There isn’t a hard and fast rule regarding this, but it’s safe to say that most riders can handle between 250 and 300 milesin a day. However, many factors come into play that can determine how far you should be riding your motorcycle daily.
New, inexperienced riders won’t have the endurance that an experienced rider will. So, if you’re a newbie, or you’re used to riding in short stints close to home, pulling off a 300-mile day could wear you out.
Build up saddle time on a gradual basis, which will build up your endurance for long rides. Start out riding 150 miles a day, then increase to 200, then 250, etc. This will allow you to learn what’s comfortable for you and what’s not.
The type of road you ride on is another big determining factor. Winding canyon roads slow you down a lot, so you can’t realistically think you’ll be able to ride 300 miles in one day. It’s the same for dirt roads. You won’t cruise on dirt or even well-maintained gravel as fast as you will on a smoothly paved highway.
If you ride on a twisty road and then throw in a bunch of asphalt patches and pot holes, it stands to reason you will have to go slower, which shortens trip times.
Consider the total duration of your trip. If you’re just starting out and you want to get to your destination, where you’re be relaxing for at least a couple of days, it’s possible to pull off a 500-mile day of riding. But, if you’re going to be going out and riding again the next day or doing sightseeing that will keep you super busy, this may not be a good idea. You don’t want to get worn out.
When you plan a multi-day motorcycle trip, it’s best to mix the long days of riding with one or two low-mileage days, or even take a day off in between to rest.
Type of Motorcycle
Some motorcycles are designed for comfort and long-distance travel. You can ride further on a touring motorcycle than you can on a smaller bike, for instance. If you have a cruising motorcycle with big front fairings and windshields, you won’t get as fatigued as quickly when riding many miles. Foot peg position and seats also have a lot to do with it, as these can ensure better comfort when adjusted properly. But if you have a sport bike featuring an aggressive body position that has been designed for racing, you may get tired much sooner.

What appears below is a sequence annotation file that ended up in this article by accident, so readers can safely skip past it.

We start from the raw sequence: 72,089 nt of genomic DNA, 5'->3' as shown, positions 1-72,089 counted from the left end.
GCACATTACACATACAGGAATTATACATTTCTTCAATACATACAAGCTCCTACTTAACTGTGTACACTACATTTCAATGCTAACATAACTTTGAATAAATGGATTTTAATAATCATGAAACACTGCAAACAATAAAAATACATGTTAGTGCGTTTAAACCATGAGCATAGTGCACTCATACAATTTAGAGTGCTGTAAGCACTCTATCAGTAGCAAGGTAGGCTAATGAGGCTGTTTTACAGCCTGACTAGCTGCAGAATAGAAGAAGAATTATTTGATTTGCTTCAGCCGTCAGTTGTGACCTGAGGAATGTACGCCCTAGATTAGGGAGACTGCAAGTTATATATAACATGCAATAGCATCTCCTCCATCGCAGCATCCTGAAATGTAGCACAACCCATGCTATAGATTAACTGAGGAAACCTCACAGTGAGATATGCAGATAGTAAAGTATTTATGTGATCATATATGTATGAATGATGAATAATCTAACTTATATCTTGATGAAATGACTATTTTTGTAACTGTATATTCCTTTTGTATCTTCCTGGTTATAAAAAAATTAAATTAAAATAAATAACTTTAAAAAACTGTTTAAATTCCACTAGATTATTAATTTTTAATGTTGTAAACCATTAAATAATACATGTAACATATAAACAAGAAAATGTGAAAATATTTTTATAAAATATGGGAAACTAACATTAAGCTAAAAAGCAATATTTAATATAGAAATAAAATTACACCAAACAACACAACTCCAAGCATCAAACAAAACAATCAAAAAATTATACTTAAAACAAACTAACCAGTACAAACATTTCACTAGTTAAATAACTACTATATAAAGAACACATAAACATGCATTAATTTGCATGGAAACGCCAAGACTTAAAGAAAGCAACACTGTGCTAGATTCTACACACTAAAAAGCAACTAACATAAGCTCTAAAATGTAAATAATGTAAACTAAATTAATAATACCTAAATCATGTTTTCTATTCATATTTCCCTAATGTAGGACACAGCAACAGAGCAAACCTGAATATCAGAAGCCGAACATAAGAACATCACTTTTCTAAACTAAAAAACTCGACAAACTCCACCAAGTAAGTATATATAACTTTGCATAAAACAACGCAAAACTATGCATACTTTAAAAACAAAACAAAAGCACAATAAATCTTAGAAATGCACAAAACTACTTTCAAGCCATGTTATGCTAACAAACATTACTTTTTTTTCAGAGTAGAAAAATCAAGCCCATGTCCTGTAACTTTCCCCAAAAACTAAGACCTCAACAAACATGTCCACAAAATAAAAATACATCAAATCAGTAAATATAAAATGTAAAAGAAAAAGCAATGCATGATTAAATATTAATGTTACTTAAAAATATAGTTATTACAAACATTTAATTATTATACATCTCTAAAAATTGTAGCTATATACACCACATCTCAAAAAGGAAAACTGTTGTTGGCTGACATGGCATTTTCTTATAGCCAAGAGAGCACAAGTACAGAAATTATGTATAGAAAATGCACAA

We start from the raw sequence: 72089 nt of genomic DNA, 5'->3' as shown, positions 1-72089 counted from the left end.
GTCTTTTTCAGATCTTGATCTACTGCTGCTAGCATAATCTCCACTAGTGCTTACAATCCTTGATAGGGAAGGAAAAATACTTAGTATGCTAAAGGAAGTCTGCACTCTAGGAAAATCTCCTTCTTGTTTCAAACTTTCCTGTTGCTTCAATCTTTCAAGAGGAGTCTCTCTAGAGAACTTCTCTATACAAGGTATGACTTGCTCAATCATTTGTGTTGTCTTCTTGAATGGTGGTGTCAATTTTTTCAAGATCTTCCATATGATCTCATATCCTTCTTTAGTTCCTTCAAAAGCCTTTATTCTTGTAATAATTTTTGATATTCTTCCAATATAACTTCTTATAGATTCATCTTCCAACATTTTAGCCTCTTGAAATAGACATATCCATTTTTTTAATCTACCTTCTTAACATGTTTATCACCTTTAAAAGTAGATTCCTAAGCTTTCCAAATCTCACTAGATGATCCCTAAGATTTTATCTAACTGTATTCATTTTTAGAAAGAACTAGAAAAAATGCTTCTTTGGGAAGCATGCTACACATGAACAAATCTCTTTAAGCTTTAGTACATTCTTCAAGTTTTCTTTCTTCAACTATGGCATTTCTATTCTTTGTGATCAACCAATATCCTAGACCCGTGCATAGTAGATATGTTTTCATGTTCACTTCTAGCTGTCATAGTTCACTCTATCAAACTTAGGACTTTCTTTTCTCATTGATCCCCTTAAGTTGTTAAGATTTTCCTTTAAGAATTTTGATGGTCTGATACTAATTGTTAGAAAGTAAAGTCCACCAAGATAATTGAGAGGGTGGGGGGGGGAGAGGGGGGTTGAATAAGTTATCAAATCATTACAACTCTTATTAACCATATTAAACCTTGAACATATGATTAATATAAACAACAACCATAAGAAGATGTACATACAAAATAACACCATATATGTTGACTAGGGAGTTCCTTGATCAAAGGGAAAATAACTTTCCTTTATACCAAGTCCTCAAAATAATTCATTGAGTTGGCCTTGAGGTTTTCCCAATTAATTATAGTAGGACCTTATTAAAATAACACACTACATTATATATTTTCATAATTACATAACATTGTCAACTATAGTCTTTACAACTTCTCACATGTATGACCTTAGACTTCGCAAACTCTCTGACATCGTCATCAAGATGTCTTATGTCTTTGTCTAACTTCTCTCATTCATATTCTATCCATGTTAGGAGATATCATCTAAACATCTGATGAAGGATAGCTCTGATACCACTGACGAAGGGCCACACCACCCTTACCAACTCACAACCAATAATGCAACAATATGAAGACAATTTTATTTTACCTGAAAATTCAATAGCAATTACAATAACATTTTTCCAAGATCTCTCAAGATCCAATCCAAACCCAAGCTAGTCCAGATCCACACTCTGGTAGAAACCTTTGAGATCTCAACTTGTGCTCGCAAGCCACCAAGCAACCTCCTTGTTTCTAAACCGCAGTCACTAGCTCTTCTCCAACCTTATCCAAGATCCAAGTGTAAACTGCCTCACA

Beautiful clear, cool days are more pleasant to ride long distances, as opposed to hot and humid weather, cold and rainy weather, and so on. Weather can certainly slow you down, so make sure you plan ahead.
Tips to Ride Longer in a Day
Wish you could go further? There are things you can do to ride farther while staying safe at the same time. The main idea here is comfort.
- Wear gear appropriate for the weather. Excessive cold or heat causes fatigue much faster than you think.
- Use a good windshield.
- Wear ear plugs, as consistent exposure to loud noise wears you out faster.
- Properly adjust your handlebars for increased comfort.
- Take frequent breaks.
- Eat small meals often but avoid large, heavy meals.
- Drink plenty of water.
Planning how many miles you can ride every day on a multi-day trip can be daunting. Just don’t overdo it. It’s always best to err on the side of caution.
One way to combat the fatigue of long days riding your bike is to have it shipped to your destination. This way, you can save the long drives for the second half of the trip, or for side trips once at your destination. Get a free quote to see how affordable our shipping rates are!